o    1..n – one or more wires can have the reference as a source

o    0..n - zero or more wires can have the reference as a source

The value specified for the multiplicity attribute has to be compatible with the multiplicity specified on the component reference, i.e. it has to be equal or further restrict. So a composite reference of multiplicity 0..1 or 1..1 can be used where the promoted component reference has multiplicity 0..n and 1..n respectively.  However, a composite reference of multiplicity 0..n or 1..n cannot be used to promote a component reference of multiplicity 0..1 or 1..1 respectively.

·         target : anyURI (0..n) – a list of one or more of target service URI’s, depending on multiplicity setting. Each value wires the reference to a service in a composite that uses the composite containg the reference as an implementation for one of its components. For more details on wiring see the section on Wires.

·         wiredByImpl : boolean (0..1) – a boolean value, "false" by default, which indicates that the implementation wires this reference dynamically.  If set to "true" it indicates that the target of the reference is set at runtime by the implementation code (eg by the code obtaining an endpoint reference by some means and setting this as the target of the reference through the use of programming interfaces defined by the relevant Client and Implementation specification).  If "true" is set, then the reference should not be wired statically within a using composite, but left unwired.

 

The composite reference element has the following child elements, whatever is not specified is defaulted from the promoted component reference(s).

·         interface : Interface (0..1) - If an interface is specified it must provide an interface which is the same or which is a compatible superset of the interface declared by the promoted component reference, i.e. provide a superset of the operations defined by the component for the reference. The interface is described by zero or one interface element which is a child element of the reference element. For details on the interface element see the Interface section.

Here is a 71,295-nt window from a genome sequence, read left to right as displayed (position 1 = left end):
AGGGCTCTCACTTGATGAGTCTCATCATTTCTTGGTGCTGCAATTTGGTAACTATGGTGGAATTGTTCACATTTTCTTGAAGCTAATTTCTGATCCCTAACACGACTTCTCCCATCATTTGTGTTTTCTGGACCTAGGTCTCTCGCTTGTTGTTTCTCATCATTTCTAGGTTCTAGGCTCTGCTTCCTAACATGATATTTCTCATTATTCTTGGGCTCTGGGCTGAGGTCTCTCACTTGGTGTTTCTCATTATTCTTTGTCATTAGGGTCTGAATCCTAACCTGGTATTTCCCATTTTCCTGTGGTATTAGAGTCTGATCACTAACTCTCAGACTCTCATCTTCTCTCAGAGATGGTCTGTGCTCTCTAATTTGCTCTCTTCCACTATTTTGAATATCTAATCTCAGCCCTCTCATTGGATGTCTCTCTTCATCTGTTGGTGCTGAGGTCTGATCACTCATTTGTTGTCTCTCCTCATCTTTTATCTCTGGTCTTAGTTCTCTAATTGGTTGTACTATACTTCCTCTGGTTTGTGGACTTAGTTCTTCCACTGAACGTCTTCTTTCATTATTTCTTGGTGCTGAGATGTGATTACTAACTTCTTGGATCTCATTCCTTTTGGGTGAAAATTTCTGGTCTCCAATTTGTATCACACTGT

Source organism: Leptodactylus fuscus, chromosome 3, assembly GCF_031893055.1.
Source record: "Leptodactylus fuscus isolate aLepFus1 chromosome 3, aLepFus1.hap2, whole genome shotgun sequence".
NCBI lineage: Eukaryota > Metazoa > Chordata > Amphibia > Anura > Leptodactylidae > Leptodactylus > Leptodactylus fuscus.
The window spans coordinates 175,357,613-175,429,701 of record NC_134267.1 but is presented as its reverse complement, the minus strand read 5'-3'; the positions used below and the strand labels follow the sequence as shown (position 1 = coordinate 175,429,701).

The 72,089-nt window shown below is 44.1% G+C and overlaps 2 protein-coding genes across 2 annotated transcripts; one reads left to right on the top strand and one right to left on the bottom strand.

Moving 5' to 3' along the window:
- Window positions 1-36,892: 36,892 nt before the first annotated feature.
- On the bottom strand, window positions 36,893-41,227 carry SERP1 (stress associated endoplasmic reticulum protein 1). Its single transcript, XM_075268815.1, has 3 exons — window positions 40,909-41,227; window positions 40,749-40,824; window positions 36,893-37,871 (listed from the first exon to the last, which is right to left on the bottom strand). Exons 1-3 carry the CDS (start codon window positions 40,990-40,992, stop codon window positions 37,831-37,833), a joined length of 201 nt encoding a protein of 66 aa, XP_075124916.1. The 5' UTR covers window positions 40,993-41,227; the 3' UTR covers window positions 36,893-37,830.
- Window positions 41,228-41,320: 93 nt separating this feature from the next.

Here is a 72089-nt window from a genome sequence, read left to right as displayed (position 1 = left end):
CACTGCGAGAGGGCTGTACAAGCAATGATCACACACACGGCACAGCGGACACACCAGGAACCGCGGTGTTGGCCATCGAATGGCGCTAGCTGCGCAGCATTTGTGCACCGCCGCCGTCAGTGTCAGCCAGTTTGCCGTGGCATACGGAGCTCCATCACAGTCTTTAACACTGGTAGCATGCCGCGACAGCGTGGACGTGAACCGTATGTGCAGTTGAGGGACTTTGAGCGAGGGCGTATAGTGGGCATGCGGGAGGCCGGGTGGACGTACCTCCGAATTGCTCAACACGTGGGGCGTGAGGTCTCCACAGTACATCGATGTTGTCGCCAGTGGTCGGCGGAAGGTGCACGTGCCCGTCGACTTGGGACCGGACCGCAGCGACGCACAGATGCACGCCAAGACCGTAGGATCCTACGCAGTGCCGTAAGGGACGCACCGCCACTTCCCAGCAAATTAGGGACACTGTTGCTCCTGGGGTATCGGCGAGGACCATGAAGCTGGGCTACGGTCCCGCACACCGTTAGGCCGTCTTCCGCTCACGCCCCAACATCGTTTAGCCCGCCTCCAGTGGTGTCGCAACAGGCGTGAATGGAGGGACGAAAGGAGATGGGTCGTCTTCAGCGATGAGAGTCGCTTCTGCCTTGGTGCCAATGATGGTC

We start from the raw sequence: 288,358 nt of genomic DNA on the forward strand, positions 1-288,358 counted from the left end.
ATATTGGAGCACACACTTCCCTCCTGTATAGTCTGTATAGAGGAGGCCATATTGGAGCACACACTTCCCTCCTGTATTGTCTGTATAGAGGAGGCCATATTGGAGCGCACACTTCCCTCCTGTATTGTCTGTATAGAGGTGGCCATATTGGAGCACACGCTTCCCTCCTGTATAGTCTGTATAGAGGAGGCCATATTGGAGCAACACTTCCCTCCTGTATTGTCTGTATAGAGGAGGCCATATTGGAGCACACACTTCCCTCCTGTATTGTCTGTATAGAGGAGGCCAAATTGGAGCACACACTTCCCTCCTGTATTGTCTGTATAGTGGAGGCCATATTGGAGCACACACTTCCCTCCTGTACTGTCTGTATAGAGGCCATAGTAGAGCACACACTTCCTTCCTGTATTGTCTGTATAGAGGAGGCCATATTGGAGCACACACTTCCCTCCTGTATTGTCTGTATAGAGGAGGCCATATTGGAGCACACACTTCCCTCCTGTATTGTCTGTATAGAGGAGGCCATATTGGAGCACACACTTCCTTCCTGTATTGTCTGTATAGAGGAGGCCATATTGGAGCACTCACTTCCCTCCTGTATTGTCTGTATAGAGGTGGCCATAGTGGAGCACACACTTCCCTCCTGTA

·         binding :  Binding (0..n) - If one or more bindings are specified they override any and all of the bindings defined for the promoted component reference from the composite reference perspective. The bindings defined on the component reference are still in effect for local wires within the composite that have the component reference as their source. A reference element has zero or more binding elements as children. Details of the binding element are described in the Bindings section. For more details on wiring see the section on Wires.

Note that a binding element may specify an endpoint which is the target of that binding. A reference must not mix the use of endpoints specified via binding elements with target endpoints specified via the target attribute.  If the target attribute is set, then binding elements can only list one or more binding types that can be used for the wires identified by the target attribute.  All the binding types identified are available for use on each wire in this case.  If endpoints are specified in the binding elements, each endpoint must use the binding type of the binding element in which it is defined.  In addition, each binding element needs to specify an endpoint in this case.

·         callback (0..1) / binding : Binding (1..n) - A reference element has an optional callback element used if the interface has a callback defined, which has one or more binding elements as children.  The callback and its binding child elements are specified if there is a need to have binding details used to handle callbacks.  If the callback element is not present, the behaviour is runtime implementation dependent.